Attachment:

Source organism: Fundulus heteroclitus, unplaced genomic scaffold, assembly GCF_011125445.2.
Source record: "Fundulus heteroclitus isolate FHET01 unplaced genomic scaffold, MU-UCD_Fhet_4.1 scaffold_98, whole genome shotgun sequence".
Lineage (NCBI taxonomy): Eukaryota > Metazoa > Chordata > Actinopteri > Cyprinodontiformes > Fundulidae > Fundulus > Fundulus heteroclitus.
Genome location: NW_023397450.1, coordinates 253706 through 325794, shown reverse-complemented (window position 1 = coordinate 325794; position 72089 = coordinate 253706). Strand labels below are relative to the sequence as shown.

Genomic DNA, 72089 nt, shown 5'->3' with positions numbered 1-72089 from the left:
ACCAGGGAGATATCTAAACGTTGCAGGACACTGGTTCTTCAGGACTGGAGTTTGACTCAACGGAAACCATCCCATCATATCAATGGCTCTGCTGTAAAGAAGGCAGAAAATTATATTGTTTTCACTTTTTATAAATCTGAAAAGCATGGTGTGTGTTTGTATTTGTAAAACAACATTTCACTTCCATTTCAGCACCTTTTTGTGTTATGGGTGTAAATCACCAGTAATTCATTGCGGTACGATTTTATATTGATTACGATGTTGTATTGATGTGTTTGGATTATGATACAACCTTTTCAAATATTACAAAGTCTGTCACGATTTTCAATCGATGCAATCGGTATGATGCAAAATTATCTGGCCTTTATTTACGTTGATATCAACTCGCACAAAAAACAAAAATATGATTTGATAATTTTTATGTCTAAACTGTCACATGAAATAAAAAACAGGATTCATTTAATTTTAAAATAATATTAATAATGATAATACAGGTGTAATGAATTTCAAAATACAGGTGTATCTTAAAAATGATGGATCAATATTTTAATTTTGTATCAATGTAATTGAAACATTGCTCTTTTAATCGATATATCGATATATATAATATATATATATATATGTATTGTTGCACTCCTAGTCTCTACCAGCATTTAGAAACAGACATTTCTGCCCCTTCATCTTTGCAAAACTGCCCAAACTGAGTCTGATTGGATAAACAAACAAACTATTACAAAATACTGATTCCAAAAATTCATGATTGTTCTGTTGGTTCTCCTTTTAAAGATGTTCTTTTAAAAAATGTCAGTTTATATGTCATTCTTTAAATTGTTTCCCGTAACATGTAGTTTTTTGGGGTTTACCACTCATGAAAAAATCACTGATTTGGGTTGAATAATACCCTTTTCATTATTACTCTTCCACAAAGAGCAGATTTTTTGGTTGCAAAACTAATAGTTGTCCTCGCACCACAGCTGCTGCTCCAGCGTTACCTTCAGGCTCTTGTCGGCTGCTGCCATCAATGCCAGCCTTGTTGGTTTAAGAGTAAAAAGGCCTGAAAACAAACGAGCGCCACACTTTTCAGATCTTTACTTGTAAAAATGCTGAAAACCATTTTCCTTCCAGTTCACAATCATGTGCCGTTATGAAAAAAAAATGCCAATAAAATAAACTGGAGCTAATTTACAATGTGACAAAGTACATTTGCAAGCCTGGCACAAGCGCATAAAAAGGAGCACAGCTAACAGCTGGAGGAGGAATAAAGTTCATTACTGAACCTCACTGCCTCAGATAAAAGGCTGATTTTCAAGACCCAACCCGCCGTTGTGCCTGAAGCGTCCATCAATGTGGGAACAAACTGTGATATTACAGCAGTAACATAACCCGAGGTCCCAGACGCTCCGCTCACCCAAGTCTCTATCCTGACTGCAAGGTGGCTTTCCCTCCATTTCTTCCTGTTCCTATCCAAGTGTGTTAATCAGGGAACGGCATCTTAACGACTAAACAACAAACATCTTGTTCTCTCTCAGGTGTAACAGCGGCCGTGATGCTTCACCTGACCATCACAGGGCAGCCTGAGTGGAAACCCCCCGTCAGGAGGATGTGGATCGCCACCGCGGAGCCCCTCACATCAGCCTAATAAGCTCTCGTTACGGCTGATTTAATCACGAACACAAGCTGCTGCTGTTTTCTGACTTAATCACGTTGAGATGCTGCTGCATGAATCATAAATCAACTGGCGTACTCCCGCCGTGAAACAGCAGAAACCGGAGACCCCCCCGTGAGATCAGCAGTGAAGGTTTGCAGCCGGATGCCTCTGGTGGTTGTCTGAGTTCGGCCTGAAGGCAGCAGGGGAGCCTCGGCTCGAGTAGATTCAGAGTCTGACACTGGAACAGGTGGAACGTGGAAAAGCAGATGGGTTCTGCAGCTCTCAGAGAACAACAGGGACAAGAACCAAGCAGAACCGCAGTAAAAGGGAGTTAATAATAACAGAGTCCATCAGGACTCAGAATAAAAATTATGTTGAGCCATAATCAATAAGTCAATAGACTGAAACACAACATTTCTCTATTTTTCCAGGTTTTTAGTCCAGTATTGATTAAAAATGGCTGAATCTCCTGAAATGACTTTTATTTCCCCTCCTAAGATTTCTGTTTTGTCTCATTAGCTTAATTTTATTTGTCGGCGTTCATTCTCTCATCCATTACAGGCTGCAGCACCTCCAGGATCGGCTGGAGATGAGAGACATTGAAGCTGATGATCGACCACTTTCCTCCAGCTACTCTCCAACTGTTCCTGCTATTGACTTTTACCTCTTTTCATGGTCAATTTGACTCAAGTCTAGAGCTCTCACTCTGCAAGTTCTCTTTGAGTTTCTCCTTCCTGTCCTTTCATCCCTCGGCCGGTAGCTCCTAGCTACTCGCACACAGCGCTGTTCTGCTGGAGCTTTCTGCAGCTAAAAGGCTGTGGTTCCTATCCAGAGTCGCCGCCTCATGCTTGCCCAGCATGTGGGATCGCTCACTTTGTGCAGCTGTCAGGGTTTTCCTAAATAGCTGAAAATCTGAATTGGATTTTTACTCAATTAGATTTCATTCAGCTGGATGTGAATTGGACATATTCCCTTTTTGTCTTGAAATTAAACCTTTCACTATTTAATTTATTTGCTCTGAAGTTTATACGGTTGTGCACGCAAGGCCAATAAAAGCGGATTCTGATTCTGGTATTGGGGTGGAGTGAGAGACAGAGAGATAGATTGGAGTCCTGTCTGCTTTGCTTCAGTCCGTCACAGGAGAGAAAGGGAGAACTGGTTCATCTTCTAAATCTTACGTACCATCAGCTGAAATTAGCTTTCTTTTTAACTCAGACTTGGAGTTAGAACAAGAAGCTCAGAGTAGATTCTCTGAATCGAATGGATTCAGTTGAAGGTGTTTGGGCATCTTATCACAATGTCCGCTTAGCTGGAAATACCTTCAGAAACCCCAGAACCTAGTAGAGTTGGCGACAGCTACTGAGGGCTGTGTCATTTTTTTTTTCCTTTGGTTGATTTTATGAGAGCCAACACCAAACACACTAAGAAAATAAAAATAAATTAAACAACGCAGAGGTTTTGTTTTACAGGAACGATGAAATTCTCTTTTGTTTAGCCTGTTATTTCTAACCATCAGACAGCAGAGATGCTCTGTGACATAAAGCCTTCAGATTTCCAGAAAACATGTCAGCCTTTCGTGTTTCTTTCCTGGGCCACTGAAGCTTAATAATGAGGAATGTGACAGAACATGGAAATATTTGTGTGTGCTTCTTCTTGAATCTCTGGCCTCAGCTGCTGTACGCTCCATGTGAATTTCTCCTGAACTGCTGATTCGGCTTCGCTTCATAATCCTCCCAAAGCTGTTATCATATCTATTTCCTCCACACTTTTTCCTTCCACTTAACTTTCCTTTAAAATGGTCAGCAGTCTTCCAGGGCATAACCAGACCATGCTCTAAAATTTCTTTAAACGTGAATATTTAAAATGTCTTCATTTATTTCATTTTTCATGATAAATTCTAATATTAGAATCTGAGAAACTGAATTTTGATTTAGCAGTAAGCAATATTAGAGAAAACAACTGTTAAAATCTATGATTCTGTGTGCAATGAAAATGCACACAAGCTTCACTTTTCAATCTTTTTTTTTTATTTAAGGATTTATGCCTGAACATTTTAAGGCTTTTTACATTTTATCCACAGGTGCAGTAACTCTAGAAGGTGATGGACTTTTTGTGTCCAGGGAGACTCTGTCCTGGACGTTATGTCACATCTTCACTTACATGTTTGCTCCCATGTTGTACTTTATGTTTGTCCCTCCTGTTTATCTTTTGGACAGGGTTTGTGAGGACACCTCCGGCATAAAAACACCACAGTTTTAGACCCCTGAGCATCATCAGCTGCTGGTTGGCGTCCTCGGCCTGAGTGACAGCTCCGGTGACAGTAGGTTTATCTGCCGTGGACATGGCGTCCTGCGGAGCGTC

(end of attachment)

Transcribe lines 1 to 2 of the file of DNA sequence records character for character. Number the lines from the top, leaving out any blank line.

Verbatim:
Source organism: Fundulus heteroclitus, unplaced genomic scaffold, assembly GCF_011125445.2.
Source record: "Fundulus heteroclitus isolate FHET01 unplaced genomic scaffold, MU-UCD_Fhet_4.1 scaffold_98, whole genome shotgun sequence".